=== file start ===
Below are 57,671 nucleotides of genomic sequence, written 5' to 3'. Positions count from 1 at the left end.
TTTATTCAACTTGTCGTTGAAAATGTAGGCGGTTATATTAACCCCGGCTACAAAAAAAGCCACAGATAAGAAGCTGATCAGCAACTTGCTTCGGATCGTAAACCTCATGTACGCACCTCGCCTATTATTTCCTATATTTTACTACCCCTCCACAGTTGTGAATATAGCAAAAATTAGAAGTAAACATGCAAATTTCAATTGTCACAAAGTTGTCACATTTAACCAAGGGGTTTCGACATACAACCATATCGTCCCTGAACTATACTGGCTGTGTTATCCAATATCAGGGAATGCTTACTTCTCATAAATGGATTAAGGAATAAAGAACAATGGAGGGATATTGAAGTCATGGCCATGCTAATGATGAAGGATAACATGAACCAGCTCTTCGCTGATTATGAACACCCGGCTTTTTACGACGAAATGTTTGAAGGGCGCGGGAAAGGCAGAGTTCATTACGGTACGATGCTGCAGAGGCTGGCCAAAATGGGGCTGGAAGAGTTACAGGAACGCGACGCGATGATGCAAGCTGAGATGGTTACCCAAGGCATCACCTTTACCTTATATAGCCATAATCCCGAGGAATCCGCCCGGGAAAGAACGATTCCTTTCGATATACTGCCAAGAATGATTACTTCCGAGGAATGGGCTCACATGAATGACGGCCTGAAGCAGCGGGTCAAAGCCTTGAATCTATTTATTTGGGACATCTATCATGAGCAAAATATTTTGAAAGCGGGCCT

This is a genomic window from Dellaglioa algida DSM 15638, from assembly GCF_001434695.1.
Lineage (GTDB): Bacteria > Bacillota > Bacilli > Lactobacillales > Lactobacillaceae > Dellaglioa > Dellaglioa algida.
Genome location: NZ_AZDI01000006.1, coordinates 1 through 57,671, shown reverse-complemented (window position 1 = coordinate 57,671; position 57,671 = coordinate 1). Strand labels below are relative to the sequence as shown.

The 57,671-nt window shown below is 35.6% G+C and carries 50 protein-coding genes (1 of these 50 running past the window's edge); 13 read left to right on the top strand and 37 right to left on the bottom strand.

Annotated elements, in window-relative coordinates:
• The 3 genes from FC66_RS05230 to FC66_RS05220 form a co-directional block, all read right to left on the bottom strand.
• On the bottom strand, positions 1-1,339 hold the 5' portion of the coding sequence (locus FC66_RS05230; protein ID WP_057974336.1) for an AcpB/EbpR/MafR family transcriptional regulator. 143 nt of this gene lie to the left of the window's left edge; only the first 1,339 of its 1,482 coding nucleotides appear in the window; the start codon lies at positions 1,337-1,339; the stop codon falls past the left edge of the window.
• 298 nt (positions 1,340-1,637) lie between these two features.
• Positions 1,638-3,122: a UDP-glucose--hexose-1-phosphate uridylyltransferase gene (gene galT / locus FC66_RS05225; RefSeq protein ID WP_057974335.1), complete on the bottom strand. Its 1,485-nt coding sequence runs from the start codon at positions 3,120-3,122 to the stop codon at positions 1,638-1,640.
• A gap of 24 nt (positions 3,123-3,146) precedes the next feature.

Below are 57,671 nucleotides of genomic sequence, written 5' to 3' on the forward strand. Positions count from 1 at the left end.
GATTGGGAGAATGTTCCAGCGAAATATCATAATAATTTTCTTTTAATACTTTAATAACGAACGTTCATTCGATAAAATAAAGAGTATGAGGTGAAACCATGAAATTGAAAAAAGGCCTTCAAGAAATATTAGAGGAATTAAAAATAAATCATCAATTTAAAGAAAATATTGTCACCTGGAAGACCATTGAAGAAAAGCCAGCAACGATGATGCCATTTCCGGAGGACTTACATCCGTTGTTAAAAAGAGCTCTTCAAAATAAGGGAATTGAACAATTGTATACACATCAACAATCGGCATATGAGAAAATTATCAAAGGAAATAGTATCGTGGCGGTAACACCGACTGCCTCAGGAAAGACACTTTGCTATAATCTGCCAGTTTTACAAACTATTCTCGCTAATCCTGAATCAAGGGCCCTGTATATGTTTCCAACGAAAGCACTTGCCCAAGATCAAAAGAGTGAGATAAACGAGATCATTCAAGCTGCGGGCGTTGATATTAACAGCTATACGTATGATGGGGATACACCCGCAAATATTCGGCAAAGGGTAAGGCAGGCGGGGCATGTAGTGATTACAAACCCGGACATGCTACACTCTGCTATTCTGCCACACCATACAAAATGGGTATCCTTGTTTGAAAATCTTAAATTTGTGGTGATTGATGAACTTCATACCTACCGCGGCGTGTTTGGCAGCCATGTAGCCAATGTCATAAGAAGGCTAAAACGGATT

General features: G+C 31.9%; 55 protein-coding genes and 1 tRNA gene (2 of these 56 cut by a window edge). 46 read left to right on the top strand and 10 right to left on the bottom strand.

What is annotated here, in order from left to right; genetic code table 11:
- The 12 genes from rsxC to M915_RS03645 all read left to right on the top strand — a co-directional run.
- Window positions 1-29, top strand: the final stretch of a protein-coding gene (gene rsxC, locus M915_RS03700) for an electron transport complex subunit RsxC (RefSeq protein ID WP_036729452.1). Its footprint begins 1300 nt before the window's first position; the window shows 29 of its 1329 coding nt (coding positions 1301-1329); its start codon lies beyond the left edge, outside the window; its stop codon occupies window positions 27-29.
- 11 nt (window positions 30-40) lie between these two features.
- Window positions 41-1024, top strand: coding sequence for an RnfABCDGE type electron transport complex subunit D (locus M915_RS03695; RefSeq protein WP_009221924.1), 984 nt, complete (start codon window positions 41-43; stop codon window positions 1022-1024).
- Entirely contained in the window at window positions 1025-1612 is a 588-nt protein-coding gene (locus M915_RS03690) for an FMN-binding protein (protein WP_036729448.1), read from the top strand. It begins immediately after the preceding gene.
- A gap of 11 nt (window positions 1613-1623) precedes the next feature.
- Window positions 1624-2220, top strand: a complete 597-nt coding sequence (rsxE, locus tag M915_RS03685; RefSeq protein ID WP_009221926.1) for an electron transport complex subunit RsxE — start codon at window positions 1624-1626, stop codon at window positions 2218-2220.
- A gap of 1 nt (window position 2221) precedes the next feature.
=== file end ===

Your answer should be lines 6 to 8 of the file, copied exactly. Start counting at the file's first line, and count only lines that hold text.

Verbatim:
The 57,671-nt window shown below is 35.6% G+C and carries 50 protein-coding genes (1 of these 50 running past the window's edge); 13 read left to right on the top strand and 37 right to left on the bottom strand.

Annotated elements, in window-relative coordinates:
• The 3 genes from FC66_RS05230 to FC66_RS05220 form a co-directional block, all read right to left on the bottom strand.